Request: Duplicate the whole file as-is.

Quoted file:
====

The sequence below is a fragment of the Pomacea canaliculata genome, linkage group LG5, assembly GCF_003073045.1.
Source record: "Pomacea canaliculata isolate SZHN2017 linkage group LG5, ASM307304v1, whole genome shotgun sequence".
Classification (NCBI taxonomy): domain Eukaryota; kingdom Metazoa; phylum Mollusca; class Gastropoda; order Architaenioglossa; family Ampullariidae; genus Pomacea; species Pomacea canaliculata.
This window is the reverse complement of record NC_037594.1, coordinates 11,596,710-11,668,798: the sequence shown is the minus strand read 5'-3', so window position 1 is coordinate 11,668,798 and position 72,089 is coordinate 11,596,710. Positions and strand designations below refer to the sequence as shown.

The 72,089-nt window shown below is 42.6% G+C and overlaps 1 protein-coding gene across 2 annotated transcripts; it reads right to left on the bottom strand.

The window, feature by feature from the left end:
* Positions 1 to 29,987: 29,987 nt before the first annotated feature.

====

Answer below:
The sequence below is a fragment of the Pomacea canaliculata genome, linkage group LG5, assembly GCF_003073045.1.
Source record: "Pomacea canaliculata isolate SZHN2017 linkage group LG5, ASM307304v1, whole genome shotgun sequence".
Classification (NCBI taxonomy): domain Eukaryota; kingdom Metazoa; phylum Mollusca; class Gastropoda; order Architaenioglossa; family Ampullariidae; genus Pomacea; species Pomacea canaliculata.
This window is the reverse complement of record NC_037594.1, coordinates 11,596,710-11,668,798: the sequence shown is the minus strand read 5'-3', so window position 1 is coordinate 11,668,798 and position 72,089 is coordinate 11,596,710. Positions and strand designations below refer to the sequence as shown.

The 72,089-nt window shown below is 42.6% G+C and overlaps 1 protein-coding gene across 2 annotated transcripts; it reads right to left on the bottom strand.

The window, feature by feature from the left end:
* Positions 1 to 29,987: 29,987 nt before the first annotated feature.